If you’ve ever walked into your living room and have sworn the television was turned up loud enough to break the sound barrier, you’re not alone! Spouses and partners often are the first to notice a loved one’s hearing loss, especially when the TV volume is cranked up. Communicating with this person can be difficult and frustrating. You often have to shout to be heard and repeat yourself frequently.
Common areas of concern for both those experiencing hearing loss and those living closest to them, include:
- Telephone—people with hearing problems often have difficulties hearing the phone ring or the person speaking at the other end, while their communication partner has to take on the role of continually answering the phone or telling their partner when it is ringing.
- Television and radio—raised volume as a result of hearing loss is often an area of conflict.
- Social life—people with hearing loss have difficulties with social conversations in noisy environments, while partners don’t enjoy social events due to their partner’s hearing loss or having to attend social events alone. This also contributes to the issue of isolation as both parties may become more socially withdrawn as a result of the hearing loss. In addition, if masks are used in public venues to reduce the spread of infectious diseases, this can create another level of difficulty for someone living with hearing loss. Patience is a must.
- Emotions—communication partners often have the burden and stress of having to adjust to their partner’s hearing loss, as well as the emotional consequences for their relationship. They may have feelings of guilt and upset in relation to the way they react to the hearing loss and their lack of understanding of their partner’s difficulties. They also may find the effort of communicating particularly draining.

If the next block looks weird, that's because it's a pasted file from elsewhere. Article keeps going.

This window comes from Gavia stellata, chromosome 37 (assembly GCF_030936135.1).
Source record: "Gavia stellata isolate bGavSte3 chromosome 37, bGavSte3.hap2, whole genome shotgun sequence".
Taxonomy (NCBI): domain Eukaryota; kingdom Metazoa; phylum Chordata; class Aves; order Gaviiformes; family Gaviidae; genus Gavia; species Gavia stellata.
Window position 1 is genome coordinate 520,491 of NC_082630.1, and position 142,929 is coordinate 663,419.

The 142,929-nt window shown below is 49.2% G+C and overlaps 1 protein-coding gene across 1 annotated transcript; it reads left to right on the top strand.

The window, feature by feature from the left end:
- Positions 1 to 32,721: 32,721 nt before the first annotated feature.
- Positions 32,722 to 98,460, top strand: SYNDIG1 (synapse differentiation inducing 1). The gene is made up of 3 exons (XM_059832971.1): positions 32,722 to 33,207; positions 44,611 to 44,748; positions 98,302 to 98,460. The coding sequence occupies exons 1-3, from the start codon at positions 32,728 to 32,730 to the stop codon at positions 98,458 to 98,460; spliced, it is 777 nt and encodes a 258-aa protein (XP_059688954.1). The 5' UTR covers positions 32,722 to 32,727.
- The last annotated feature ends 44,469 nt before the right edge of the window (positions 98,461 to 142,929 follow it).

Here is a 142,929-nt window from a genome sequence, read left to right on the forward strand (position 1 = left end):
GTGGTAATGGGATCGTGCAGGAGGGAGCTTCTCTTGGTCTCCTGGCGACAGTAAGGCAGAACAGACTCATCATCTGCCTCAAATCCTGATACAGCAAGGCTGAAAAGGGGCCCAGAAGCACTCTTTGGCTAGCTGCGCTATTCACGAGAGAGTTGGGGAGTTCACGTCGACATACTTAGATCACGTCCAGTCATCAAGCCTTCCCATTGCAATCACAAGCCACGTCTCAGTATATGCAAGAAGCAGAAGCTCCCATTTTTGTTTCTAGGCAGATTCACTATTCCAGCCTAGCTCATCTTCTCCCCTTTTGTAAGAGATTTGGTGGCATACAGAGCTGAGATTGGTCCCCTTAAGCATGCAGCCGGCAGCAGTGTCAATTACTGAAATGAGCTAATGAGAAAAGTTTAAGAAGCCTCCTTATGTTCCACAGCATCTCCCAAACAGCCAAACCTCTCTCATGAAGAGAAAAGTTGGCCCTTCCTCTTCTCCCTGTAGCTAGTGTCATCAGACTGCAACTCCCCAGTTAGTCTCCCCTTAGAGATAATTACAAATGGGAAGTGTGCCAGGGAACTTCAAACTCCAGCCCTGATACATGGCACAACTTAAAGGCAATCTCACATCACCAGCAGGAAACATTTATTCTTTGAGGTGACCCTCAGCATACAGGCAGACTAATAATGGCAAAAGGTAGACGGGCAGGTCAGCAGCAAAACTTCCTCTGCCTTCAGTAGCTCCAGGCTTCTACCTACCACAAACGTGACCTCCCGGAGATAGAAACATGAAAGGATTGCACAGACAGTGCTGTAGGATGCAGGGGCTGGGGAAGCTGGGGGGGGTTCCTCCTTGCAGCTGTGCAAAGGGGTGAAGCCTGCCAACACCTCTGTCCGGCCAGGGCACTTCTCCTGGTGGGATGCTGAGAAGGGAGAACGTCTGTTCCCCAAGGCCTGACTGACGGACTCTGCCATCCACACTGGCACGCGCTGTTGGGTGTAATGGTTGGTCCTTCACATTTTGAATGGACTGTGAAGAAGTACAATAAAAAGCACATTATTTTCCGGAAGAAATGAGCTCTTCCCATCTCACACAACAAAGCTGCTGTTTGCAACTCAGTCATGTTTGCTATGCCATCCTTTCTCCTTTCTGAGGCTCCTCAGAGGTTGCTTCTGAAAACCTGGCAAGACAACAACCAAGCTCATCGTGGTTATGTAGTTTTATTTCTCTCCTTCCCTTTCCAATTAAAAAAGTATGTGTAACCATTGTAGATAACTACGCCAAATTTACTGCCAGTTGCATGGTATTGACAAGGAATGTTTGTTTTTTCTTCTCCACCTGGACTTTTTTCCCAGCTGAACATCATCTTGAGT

Listening to the views of partners and family during clinical consultations and involving them in future treatment strategies can help to ease the patient’s journey through hearing loss and the process of adjusting to wearing hearing aids.
At Associated Audiologists, we encourage our patients to include their partner or close family in their consultation. This helps us determine the patient’s communication needs and make the best recommendations for the patient’s hearing loss, lifestyle and budget.
In addition to advanced hearing aid technology, we have other devices that can help improve communication, especially for spouses or significant others.
Three popular accessories include a remote mic, or spouse mic, that streams the conversation partner’s voice directly to the hearing aids; a television listening device that streams program sound directly to the hearing aids; and Bluetooth enabled hearing aids or streaming devices that stream calls, audio or media directly to the hearing aids. Each of these unique options can improve listening enjoyment and hearing aid performance significantly.
- Spouse mic/Remote mic—The conversation partner simply clips a discreet remote mic onto their clothing, or places it on a table. The individual with hearing loss may or may not need to wear a wireless Bluetooth accessory around their neck, depending upon their hearing aid model. The mic has a 20 to 30-foot range and the mic and receiver work best when they are within sight of one another. In some cases, this device also can be used to stream calls and music. It is especially helpful in one-on-one conversations in difficult listening environments.
- Television listening device—This wireless assistive listening device is specifically designed for enjoying TV/audio and streams program sound directly to your hearing aids. The main advantage is the real-time, high-quality stereo sound it provides. Plus, the sound is delivered directly to the individual’s ears and programmed exactly for their hearing loss needs processed through the digital hearing aids.
- Bluetooth enabled hearing aids or streaming devices can stream calls or audio information directly from a smartphone to the user’s hearing aids using built-in Bluetooth or neck-worn streamers.
If you and your partner are struggling or stressed by hearing loss, schedule an appointment with one of our doctoral-level audiologists.